Predictive scheduling allows retailers to balance labor costs with store traffic. Essentially, retailers can staff more bodies during peak hours and fewer bodies during non-peak hours.
Here’s how it works. The retailer uses workforce management software system to predict staffing requirements based on various data inputs including: historical sales data, real-time sales data, and foot traffic. If the forecast is for a busy sales day, on-call employees are expected to come in to work. If the forecast is for a slow sales day, on-call employees are told to stay home.
Seems pretty useful for the employer, right? What retailer in their right mind doesn’t want to align payroll expense with peak revenue opportunity?
That said, not everyone agrees that predictive scheduling is a good thing. Labor advocates in New York (and elsewhere) criticize the practice because:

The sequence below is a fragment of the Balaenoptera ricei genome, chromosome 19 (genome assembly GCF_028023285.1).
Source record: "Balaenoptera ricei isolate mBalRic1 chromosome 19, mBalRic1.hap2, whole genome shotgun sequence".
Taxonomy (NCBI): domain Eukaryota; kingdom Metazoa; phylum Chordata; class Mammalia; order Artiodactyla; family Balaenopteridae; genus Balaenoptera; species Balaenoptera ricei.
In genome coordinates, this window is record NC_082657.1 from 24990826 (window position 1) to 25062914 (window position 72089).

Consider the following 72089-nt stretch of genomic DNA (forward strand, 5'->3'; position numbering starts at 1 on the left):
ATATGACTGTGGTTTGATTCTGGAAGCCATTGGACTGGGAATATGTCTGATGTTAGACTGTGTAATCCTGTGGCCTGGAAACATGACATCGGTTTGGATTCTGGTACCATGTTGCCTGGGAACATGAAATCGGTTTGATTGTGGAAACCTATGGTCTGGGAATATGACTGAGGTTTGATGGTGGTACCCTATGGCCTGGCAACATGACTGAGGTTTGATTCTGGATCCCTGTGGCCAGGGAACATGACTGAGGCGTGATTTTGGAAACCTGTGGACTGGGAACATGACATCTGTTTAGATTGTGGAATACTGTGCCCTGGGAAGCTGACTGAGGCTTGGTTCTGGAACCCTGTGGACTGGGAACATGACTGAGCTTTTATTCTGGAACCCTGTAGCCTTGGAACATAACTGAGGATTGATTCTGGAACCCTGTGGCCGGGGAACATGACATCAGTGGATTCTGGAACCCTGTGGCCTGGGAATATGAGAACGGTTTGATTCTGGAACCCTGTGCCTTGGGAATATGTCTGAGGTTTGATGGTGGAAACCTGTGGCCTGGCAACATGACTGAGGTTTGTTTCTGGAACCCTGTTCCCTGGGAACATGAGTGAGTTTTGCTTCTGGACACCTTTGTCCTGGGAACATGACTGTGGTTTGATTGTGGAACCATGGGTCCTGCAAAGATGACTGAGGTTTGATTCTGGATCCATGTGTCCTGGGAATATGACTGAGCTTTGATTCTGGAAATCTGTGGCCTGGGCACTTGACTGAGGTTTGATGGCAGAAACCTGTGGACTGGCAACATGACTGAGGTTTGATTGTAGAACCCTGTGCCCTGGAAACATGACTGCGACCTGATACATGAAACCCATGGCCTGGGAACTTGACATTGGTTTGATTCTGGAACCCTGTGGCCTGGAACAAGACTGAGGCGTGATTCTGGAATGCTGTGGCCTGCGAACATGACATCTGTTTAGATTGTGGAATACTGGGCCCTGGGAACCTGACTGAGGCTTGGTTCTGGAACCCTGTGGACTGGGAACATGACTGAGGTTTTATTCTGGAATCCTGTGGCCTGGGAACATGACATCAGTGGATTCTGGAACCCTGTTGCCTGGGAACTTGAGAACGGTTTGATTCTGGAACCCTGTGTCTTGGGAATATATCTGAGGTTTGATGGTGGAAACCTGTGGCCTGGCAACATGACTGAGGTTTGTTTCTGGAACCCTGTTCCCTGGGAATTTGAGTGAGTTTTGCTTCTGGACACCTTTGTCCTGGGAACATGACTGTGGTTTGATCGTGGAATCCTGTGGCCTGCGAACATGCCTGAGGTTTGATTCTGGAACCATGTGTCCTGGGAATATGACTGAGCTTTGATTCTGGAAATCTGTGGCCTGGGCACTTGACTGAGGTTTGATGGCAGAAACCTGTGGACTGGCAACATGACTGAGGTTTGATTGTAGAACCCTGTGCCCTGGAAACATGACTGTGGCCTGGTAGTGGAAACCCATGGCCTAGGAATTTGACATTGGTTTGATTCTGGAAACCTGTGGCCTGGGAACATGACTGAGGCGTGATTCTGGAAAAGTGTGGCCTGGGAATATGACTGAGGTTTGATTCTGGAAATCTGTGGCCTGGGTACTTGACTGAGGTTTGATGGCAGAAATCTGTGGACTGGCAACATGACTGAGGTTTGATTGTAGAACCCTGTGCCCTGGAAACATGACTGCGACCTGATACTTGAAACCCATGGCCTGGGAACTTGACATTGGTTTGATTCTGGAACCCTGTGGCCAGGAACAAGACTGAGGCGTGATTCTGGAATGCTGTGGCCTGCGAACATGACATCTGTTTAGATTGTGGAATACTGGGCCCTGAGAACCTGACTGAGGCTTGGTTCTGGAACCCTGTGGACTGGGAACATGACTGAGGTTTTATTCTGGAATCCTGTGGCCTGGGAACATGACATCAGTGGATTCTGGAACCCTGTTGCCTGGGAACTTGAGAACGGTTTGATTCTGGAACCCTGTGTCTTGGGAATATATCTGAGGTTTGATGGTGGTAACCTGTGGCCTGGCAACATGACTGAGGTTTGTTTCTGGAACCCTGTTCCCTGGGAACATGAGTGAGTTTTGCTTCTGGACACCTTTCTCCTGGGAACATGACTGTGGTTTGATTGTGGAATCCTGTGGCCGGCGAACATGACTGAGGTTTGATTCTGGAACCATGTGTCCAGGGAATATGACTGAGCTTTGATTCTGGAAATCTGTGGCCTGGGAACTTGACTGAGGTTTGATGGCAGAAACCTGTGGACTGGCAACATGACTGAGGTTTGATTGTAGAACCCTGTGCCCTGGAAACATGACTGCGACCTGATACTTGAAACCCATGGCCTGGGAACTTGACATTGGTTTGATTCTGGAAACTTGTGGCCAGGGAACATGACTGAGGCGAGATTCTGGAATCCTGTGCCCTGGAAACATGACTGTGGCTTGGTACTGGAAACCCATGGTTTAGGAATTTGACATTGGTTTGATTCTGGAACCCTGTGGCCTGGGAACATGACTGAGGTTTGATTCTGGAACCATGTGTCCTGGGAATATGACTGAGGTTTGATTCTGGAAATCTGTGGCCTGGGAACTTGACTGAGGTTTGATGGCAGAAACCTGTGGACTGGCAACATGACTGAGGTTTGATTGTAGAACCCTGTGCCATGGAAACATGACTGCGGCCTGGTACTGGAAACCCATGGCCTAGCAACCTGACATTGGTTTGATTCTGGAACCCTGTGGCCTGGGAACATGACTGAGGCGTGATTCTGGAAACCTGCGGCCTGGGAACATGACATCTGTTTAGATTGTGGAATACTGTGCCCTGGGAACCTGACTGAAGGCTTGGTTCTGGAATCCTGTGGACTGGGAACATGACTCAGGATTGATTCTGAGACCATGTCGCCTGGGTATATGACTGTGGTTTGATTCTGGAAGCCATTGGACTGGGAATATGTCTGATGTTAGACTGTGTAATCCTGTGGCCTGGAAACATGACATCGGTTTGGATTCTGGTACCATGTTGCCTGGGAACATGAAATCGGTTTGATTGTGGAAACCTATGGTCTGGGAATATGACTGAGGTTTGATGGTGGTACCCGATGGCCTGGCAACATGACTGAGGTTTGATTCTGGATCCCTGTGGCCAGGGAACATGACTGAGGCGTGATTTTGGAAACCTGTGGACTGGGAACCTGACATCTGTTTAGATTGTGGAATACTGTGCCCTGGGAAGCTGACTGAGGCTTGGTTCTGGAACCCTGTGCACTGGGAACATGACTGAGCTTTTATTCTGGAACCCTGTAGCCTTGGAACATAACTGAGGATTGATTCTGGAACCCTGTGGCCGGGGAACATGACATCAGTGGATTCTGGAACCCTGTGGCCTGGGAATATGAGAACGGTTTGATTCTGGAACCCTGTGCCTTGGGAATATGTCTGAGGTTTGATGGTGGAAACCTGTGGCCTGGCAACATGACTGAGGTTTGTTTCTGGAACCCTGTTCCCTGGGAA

it leaves too little time for employees to make arrangements for family needs and
it becomes difficult for employees to find alternative sources of income on days they are not summoned to work.
What do you think about the Attorney General’s opinion? Do you agree that predictive scheduling is an example of retailers cutting costs at their employees’ expense? Or, is this an example of where labor laws are out of touch with a modern world where seemingly everything is available “on demand,” including labor?
Husband and father. Software innovator, entrepreneur and marketer. My wife is my soul mate. My 3 kids are my greatest accomplishment. I love innovation and marketing. Also running, yoga, wine, Baltimore Ravens and Avalon, NJ. Sales and Marketing VP at Natural Insight. Founder & CEO of ZoomSafer. Co-founder of SMBLive. Marketing VP at Groove Networks and USinternetworking.